http://www.cvm.okstate.edu/Courses/vmed5412/FIGURES/lecture03/fig3_12.gif

1. CNS Hypoxia / Anoxia


( Hypoxemia )
Recall
Normoxia (CNS): <10 to 35 mm Hg
Inspired air: 21% O2 at sea level, PB=760 mmHg
PIO2= 0.21 x 760 = 159.6 mm Hg O2
Lung (Alveoli): PAO2 = 100 mm Hg O2
Arterial blood: PaO2 = 85-100 mm Hg O2

Stroke

http://www.mcg.edu/medart/images/2002-AR-Stroke.jpg

What is a stroke?
A stroke is the sudden death of brain cells
due to interruption of blood supply. When
blood flow to the brain is impaired, oxygen
and important nutrients cannot be
delivered. The result is abnormal brain
function.
A stroke is also referred to as a
cerebrovascular accident or CVA.

http://www.medicinenet.com/stroke/article.htm

http://www.ling.upenn.edu/courses/Summer_2004/ling001/images/brain_localization.gif

Causes of stroke, 1
Blockage of artery
Hardening of the arteries leading to the
brain

Causes of stroke, 2
Blockage of artery
Clogging of arteries within the brain (e.g.
lacunar stroke)

http://www.strokecenter.org/education/ais_vessels/ais050.html

Causes of stroke, 3
Blockage of artery
Embolism to the brain from the heart or an
artery

http://health.allrefer.com/health/stroke-secondary-to-cardiogenicembolism-stroke-1.html

Causes of stroke, 4
Rupture of an artery
(i.e. hemorrhage)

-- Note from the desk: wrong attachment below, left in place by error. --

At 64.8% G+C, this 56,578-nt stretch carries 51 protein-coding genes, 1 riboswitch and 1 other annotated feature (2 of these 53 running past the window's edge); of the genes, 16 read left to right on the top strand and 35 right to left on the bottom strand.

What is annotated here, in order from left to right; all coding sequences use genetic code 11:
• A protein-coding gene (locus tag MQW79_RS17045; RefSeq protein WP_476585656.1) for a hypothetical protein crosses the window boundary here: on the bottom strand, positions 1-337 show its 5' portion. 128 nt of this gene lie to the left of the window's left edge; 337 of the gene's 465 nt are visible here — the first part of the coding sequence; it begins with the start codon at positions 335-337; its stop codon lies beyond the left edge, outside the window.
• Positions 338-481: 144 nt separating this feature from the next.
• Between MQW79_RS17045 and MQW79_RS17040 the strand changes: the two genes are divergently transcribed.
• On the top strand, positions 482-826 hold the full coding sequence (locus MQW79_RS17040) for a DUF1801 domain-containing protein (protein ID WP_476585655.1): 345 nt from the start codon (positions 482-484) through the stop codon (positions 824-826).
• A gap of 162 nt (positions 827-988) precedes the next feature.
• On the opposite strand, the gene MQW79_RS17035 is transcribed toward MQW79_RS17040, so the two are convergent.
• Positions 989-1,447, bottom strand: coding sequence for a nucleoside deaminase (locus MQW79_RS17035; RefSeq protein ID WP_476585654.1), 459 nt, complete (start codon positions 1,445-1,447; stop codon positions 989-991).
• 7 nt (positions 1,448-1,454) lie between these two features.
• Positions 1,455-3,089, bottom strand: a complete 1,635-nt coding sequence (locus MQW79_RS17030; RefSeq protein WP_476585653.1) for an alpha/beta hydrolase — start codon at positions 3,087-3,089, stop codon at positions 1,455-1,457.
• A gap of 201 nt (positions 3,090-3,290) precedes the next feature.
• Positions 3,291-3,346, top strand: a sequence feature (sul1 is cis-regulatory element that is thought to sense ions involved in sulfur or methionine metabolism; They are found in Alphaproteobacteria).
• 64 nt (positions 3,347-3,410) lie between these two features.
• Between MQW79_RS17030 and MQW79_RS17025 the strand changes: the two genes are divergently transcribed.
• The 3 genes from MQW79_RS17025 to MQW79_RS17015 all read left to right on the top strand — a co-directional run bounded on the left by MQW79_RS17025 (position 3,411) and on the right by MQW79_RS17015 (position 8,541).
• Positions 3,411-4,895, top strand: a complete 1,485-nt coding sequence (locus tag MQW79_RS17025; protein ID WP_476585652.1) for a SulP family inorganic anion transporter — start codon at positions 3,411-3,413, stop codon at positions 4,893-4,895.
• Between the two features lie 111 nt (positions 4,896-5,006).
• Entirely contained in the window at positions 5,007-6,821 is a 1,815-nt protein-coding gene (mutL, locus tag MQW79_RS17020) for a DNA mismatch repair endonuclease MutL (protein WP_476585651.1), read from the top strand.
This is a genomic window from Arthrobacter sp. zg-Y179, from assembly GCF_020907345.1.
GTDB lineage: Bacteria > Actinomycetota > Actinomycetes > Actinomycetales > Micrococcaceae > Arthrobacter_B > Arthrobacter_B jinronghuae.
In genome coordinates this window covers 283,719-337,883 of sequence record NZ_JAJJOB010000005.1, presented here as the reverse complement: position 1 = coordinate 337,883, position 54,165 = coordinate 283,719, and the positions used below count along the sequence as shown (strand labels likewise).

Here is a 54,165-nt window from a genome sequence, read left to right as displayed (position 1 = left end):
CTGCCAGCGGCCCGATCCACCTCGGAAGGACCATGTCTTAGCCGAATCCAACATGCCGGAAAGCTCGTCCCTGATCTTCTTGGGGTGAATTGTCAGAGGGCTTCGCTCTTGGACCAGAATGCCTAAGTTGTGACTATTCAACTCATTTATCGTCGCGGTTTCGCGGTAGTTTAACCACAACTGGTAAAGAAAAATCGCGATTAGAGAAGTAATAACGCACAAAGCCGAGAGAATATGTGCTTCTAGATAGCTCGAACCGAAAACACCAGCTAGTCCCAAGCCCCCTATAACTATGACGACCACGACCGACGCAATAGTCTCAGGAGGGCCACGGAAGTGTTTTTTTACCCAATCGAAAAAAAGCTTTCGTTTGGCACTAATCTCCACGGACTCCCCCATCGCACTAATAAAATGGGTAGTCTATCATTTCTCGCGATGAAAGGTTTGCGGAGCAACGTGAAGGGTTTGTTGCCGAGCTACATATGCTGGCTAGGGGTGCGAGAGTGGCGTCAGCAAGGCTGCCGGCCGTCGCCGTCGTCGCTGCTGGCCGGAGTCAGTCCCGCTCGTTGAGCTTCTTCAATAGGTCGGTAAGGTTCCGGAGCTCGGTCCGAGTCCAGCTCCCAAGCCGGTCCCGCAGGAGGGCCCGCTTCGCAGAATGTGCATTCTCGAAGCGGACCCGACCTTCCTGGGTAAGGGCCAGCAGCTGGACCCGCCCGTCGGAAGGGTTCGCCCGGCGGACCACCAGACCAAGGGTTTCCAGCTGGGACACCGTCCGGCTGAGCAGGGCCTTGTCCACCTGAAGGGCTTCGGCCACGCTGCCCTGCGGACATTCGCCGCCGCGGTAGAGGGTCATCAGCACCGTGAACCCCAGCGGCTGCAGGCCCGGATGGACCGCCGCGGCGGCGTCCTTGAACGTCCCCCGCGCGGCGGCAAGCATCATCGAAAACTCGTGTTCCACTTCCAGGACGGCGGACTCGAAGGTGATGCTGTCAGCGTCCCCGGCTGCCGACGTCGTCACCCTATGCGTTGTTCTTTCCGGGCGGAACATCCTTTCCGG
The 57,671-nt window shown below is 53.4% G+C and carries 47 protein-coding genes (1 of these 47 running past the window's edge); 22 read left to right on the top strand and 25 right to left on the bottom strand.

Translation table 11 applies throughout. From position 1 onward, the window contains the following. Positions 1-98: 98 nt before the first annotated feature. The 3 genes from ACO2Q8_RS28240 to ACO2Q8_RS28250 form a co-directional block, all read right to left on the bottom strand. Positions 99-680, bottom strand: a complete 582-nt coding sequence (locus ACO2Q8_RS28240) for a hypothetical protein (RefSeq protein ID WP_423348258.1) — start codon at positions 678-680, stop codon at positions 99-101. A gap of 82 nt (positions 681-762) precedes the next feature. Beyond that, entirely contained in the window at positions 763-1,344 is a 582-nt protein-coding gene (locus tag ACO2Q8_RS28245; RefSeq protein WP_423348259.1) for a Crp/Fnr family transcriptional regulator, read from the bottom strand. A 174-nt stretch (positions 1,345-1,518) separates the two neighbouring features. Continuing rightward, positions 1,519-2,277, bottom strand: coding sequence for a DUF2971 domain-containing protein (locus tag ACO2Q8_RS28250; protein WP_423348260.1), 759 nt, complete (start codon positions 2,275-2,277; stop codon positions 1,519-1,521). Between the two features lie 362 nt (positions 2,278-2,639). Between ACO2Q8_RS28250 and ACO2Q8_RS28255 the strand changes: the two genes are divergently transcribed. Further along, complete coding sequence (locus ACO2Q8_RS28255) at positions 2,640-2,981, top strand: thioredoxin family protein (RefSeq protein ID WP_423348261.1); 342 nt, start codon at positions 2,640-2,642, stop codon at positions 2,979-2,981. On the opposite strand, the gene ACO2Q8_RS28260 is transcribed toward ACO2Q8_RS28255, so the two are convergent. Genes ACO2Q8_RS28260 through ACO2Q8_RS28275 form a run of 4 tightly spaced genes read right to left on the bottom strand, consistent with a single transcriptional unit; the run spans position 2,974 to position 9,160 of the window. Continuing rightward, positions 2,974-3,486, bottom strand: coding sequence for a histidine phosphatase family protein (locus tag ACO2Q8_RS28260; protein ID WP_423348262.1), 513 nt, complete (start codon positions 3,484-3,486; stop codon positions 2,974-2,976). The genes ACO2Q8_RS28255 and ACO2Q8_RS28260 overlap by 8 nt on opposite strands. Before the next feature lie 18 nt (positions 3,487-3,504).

Cerebral hemorrhage (bleeding
within the brain substance)

Subarachnoid hemorrhage (bleeding


between the brain and the inside of
the skull)

Necrosis
http://medic.uth.tmc.edu/edprog/PATH/NeuroIIa.HTM

Anemic Infarct. (In general from in


situ thrombotic occlusion).

Hemorrhagic Infarct. There is necrosis in


addition to the hemorrhage. (In general results
from embolic occlusion). Distribution of middle
cerebral artery. (Infarct of end-arterial zone).

Head trauma

This is what's left of a Mustang that was being driven by a 17 year


old high school student who decided that they needed a few beer's
before going to school to "loosen up" before class. Bad idea!! A Palm
tree got in his way.

Cranial Volumes
10%
Blood
10%
CSF
10%
Extracellular
70% Intracellular

(35% Neuronal - 35% glial)

100% Total Cranial Volume

How is ICP measured?

Monitoring ICP
Intraventricular Pressure Catheter

Intracranial Pressure

brain swelling
blood
(tumor)

The pressure-volume curve of the intracranial contents. As the volume of an


expanding mass increases, ICP rises only slightly until the compensatory
mechanisms are overcome. This point is reached at the elbow of the curve
when further expansion of the mass causes a steep rise in ICP.
http://www.fsm.ac.fj/sms/anaesthesia/WFSA/html/u09/u09_019.htm

Normally Blood Pressure > Intracranial Pressure

Causes of stroke
Rupture of an artery
(i.e. hemorrhage)
Cerebral hemorrhage (bleeding
within the brain substance)

Subarachnoid hemorrhage (bleeding


between the brain and the inside of